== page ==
Now that summer is over the lakes are starting to take on a different feel. Leaves are starting to turn a beautiful blend of colours, hedgerows are bursting with berries and it is getting wetter underfoot.
The birds which use the reserve are also changing, with some species leaving, some passing through and others arriving for the winter. Birds leaving include whitethroats, willow warblers and garden warblers, which have now completed their 2017 breeding season and are heading to warmer countries to avoid the winter. Birds arriving include wigeon, teal and shoveler which migrate to the UK from Eastern Europe in order to take advantage of our relatively mild winters in comparison to conditions on their breeding grounds.
Wigeon - Photo credit: Andy Hay (rspb-images.com)
Arguably, it is the species which are just passing through that cause the most excitement. So far this autumn we have been visited by hundreds of sand and house martin busily feeding above the lakes, a wheatear, a whinchat and some spotted flycatchers. However, the most exciting bird to drop in was a wryneck. Wrynecks are an extremely rare breeder in the UK, but a number of them grace our shores with their presence during spring and autumn. They are extremely well camouflaged and have the ability to turn their heads almost 180 degrees, using their neck in a snake like motion and hissing to warn predators away from the nest. If you get the chance to see one then I heavily recommend doing so, they really are a very interesting bird.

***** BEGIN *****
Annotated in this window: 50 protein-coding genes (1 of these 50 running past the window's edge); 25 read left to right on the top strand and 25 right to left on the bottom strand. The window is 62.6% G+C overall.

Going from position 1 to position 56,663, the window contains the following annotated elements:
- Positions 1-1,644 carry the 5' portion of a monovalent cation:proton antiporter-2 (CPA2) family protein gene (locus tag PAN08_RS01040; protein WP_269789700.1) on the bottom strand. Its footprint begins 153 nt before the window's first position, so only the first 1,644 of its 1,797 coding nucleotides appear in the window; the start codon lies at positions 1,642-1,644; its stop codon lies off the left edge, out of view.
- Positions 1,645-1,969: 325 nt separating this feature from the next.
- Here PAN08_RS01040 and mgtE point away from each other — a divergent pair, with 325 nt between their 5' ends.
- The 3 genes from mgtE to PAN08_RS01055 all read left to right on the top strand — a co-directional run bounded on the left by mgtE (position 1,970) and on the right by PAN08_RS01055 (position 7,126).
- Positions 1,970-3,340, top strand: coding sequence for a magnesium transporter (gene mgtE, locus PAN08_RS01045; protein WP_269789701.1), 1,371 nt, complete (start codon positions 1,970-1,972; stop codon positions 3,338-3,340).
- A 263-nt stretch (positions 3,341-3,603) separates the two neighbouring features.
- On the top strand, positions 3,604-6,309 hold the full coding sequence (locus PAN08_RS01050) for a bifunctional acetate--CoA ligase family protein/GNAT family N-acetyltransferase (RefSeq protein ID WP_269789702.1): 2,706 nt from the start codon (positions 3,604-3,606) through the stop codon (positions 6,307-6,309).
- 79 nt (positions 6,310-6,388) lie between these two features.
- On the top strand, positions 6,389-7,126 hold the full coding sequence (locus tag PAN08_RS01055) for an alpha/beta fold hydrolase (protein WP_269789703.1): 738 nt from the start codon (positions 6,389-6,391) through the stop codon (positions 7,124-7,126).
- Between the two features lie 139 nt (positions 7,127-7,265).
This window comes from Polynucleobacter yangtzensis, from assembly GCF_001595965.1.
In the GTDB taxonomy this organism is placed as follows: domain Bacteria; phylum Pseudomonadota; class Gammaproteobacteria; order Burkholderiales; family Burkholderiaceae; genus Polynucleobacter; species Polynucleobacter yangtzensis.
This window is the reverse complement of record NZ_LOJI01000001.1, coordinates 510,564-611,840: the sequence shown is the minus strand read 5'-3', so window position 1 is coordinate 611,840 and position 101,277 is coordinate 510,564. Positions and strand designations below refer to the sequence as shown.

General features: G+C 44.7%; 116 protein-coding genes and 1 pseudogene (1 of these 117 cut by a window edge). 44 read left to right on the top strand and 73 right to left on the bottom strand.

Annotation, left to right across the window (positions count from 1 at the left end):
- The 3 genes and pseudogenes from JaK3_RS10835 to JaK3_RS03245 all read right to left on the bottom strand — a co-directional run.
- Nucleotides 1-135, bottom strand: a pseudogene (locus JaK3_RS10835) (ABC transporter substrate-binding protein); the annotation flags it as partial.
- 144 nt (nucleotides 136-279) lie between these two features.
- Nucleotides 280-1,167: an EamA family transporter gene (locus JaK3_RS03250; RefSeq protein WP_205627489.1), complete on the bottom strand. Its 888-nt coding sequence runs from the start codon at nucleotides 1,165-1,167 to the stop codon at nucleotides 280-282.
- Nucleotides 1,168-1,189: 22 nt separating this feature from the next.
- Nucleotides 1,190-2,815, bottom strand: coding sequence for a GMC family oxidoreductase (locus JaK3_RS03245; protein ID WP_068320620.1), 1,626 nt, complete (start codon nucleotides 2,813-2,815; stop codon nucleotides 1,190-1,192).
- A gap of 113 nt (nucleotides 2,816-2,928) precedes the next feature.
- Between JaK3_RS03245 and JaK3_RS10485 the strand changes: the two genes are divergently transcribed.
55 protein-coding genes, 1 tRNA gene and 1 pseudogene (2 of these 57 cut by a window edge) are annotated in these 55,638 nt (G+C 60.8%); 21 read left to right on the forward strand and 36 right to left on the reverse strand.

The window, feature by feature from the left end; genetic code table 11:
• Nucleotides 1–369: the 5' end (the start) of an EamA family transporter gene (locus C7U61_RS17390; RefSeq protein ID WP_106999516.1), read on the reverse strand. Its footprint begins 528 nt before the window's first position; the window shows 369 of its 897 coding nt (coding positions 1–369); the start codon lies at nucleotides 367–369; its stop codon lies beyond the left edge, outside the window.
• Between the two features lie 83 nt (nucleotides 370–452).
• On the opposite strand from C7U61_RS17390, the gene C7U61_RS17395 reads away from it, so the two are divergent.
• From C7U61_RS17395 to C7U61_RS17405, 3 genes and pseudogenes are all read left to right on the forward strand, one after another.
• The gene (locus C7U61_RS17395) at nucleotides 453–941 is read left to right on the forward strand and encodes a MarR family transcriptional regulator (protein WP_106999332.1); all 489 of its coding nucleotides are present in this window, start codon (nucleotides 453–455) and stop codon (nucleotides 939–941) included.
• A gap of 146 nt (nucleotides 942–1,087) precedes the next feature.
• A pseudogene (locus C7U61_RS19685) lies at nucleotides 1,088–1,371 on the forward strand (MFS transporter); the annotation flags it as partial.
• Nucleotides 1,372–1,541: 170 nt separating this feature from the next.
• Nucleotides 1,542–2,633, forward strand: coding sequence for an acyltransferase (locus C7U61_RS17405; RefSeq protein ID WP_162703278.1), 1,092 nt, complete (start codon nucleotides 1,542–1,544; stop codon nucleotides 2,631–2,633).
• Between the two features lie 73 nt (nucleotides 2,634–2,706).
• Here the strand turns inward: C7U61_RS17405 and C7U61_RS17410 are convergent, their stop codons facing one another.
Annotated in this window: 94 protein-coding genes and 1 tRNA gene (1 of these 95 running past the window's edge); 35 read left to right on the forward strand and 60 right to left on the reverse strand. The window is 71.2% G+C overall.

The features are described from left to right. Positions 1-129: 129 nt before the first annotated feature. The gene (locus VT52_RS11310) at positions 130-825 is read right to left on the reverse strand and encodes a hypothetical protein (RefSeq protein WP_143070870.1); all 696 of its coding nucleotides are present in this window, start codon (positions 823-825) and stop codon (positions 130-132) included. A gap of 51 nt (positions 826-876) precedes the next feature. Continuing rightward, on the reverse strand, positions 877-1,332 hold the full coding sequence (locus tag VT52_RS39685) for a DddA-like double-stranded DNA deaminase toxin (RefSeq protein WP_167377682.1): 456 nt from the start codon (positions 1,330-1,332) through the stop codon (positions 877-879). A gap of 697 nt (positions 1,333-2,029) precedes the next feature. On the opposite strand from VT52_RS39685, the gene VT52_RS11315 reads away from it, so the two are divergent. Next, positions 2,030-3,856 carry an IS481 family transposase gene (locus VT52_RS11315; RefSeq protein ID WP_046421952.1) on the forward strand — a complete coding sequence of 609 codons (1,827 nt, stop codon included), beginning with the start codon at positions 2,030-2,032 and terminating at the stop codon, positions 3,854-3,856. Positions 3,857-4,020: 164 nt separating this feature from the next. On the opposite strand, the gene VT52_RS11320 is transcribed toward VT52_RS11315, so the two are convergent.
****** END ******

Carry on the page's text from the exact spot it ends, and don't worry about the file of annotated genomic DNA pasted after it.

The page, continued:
Wryneck - Image credit: Mike Langham (rspb-images.com)
Although the temperatures are starting to drop and the weather is on a downward curve there is still a hint of summer left in the air, which is best portrayed by the dozens of migrant hawker and common darter dragonflies which still fill the air. These beautiful beasts add a dash of colour to the reserve and are a real delight to see.
Common darter - Photo credit: Luke Wake
So why not lace up your boots, grab your rain coat (weather dependant) and head on down to Fen Drayton Lakes to see what you can spot.
We spend 90% of net income on conservation, public education and advocacy
The RSPB is a member of BirdLife International. Find out more about the partnership
© The Royal Society for the Protection of Birds (RSPB) is a registered charity: England and Wales no. 207076, Scotland no. SC037654